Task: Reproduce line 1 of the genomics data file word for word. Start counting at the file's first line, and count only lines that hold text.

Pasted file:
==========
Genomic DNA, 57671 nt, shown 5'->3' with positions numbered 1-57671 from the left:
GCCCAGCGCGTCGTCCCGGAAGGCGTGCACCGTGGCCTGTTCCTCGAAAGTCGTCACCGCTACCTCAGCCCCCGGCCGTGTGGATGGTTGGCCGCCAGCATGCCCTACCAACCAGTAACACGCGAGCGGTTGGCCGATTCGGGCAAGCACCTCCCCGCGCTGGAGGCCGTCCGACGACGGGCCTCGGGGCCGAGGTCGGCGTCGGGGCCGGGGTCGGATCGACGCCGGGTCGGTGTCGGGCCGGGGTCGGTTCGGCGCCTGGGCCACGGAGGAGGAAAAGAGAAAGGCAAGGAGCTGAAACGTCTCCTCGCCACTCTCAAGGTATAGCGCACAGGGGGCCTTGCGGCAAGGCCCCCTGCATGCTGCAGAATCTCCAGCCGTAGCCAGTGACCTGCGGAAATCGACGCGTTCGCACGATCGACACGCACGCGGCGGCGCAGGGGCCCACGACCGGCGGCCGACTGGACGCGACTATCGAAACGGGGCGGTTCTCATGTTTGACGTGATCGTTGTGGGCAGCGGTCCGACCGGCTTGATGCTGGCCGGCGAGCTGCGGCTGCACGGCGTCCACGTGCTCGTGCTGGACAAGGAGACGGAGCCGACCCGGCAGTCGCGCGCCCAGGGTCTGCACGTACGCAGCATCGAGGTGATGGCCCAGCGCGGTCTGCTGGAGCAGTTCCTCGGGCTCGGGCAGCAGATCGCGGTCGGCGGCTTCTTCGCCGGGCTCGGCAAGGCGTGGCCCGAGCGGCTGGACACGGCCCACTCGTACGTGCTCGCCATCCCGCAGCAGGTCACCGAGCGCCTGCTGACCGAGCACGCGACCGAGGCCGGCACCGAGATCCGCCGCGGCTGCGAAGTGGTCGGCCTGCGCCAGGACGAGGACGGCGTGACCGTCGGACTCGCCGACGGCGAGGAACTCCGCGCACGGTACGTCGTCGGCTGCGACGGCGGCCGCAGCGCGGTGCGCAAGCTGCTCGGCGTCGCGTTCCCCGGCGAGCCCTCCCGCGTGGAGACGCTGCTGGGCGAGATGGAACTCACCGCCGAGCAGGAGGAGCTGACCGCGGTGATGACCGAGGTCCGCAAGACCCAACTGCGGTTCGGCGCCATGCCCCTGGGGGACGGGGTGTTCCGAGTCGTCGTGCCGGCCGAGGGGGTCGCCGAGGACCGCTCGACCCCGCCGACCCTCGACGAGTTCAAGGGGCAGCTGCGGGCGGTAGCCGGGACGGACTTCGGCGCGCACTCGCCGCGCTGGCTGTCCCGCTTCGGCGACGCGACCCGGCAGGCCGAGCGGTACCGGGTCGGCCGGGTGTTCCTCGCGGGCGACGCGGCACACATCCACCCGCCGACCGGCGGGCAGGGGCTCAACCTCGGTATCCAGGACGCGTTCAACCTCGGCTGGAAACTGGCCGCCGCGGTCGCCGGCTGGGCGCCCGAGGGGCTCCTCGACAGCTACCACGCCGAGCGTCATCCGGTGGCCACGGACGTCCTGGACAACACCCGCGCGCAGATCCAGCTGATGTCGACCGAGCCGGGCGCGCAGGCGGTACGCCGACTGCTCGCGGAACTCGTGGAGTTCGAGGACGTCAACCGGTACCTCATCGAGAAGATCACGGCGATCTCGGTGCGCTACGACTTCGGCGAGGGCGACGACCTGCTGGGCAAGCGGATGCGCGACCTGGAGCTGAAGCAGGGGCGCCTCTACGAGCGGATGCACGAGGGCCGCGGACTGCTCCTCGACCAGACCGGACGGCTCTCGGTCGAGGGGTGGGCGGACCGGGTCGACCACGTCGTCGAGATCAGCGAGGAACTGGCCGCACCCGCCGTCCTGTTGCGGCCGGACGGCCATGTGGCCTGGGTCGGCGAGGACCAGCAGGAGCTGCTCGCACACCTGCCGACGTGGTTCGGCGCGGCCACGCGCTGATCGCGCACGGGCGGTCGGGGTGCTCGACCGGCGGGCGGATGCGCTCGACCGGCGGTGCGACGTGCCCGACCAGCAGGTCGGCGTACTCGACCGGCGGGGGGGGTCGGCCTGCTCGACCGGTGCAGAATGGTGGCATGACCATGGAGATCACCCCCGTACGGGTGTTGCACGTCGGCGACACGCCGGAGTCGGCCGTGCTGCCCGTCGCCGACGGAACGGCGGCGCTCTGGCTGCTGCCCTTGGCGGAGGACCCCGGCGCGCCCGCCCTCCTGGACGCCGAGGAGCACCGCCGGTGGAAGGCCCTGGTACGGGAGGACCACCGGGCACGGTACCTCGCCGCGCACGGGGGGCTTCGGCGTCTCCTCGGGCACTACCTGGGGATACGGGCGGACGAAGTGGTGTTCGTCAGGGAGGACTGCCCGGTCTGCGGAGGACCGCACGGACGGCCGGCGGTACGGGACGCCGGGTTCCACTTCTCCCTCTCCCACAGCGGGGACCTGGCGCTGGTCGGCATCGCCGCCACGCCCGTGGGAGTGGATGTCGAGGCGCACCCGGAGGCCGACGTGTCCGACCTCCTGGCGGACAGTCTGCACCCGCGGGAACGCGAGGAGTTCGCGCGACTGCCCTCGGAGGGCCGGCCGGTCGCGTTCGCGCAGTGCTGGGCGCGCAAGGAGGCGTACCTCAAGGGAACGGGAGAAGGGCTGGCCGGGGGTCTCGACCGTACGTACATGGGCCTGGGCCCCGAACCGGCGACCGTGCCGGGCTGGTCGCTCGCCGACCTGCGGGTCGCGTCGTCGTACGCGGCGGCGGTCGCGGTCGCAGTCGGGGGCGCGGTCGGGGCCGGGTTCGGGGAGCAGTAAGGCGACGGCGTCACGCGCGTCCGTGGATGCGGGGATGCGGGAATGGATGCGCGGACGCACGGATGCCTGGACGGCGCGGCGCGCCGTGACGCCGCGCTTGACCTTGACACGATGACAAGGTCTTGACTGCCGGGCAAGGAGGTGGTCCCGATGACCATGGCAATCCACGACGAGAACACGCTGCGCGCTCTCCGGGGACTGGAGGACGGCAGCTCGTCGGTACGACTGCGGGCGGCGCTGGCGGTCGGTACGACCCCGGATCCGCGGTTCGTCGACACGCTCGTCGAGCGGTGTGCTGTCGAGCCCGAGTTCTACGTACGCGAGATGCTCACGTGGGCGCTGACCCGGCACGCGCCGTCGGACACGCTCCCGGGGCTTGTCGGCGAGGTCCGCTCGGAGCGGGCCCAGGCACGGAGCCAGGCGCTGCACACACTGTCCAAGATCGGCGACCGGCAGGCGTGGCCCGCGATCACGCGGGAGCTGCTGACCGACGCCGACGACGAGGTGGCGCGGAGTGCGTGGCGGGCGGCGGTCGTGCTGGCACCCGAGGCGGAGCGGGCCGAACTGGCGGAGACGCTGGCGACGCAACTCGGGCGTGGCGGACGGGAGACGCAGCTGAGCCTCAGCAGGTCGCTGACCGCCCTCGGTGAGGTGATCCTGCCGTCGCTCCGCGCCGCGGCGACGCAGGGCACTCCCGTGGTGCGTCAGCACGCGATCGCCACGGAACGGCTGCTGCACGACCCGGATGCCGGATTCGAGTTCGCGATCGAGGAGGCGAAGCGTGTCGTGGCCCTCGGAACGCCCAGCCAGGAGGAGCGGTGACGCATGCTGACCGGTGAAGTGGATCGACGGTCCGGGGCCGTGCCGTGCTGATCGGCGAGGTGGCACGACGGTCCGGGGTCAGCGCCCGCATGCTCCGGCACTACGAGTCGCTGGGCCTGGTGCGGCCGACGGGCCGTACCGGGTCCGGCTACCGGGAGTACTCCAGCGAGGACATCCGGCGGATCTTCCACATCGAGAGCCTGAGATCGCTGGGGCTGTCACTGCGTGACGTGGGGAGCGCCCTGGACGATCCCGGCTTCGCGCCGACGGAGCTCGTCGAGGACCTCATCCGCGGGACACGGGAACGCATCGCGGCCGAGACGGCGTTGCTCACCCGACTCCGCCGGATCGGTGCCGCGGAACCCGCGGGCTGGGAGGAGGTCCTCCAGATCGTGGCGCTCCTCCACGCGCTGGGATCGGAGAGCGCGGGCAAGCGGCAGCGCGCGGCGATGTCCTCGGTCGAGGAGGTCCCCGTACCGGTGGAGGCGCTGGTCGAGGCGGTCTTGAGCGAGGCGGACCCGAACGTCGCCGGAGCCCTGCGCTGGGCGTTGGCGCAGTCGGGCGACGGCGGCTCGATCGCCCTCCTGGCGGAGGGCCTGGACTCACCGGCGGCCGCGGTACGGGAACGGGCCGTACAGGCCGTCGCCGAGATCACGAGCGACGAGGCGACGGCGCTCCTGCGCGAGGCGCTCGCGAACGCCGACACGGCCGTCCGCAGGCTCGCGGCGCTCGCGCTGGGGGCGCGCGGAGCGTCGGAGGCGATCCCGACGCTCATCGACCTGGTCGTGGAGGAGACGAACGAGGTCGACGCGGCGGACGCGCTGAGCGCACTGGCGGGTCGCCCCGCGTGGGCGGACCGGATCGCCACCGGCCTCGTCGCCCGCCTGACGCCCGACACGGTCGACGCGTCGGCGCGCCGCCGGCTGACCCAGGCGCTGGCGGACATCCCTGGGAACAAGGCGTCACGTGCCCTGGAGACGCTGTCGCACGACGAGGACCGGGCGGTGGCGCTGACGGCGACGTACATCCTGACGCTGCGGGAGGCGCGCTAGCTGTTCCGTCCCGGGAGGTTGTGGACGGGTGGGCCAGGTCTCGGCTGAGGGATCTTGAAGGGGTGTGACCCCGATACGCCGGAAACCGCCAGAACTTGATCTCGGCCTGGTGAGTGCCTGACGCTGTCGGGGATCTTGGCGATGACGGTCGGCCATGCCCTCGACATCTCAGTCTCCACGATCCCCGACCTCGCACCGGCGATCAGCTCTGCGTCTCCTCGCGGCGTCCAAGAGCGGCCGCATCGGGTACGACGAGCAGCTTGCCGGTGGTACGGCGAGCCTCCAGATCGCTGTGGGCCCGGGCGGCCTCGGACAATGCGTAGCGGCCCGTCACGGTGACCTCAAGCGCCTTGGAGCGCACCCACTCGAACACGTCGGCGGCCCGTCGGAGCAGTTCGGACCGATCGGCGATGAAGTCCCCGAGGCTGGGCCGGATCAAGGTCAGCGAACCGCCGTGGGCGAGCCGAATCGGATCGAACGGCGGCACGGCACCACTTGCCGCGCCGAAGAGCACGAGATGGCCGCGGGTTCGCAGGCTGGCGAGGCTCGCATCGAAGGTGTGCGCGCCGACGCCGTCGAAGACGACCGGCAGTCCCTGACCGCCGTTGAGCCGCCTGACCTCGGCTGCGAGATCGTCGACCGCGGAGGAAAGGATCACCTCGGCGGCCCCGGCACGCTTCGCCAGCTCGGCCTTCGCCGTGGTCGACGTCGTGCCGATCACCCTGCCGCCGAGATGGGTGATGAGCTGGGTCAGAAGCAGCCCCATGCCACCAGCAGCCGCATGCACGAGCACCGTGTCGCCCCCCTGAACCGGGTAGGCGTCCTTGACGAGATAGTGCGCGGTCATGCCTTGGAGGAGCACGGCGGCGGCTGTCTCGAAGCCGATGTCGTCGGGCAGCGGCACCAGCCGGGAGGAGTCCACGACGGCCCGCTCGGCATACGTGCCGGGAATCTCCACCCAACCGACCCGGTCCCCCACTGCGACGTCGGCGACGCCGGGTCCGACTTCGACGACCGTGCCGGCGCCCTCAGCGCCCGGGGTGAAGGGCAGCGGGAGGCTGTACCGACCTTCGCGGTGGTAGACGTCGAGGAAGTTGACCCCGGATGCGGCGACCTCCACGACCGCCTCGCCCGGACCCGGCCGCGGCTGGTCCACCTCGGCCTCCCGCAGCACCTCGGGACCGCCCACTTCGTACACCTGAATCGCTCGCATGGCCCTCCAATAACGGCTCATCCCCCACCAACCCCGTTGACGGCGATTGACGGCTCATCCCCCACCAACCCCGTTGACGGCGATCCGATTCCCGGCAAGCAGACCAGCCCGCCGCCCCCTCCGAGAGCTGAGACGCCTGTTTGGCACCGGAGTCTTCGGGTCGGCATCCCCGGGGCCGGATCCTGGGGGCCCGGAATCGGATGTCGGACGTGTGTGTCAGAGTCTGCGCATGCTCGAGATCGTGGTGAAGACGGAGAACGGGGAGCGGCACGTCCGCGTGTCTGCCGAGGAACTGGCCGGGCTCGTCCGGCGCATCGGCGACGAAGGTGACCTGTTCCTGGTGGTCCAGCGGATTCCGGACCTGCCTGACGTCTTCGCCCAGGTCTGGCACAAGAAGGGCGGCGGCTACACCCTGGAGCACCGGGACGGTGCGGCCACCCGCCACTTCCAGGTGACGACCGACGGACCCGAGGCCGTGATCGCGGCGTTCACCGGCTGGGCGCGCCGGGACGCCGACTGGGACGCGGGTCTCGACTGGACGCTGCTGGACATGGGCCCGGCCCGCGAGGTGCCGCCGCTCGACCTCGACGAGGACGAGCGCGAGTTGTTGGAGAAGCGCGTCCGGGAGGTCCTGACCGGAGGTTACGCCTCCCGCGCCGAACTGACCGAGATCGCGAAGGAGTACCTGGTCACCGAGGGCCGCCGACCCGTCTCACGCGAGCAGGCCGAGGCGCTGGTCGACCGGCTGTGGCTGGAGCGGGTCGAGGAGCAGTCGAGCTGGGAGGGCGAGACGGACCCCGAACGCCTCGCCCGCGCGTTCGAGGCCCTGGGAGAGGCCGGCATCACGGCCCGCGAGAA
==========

Genomic DNA, 57671 nt, shown 5'->3' with positions numbered 1-57671 from the left: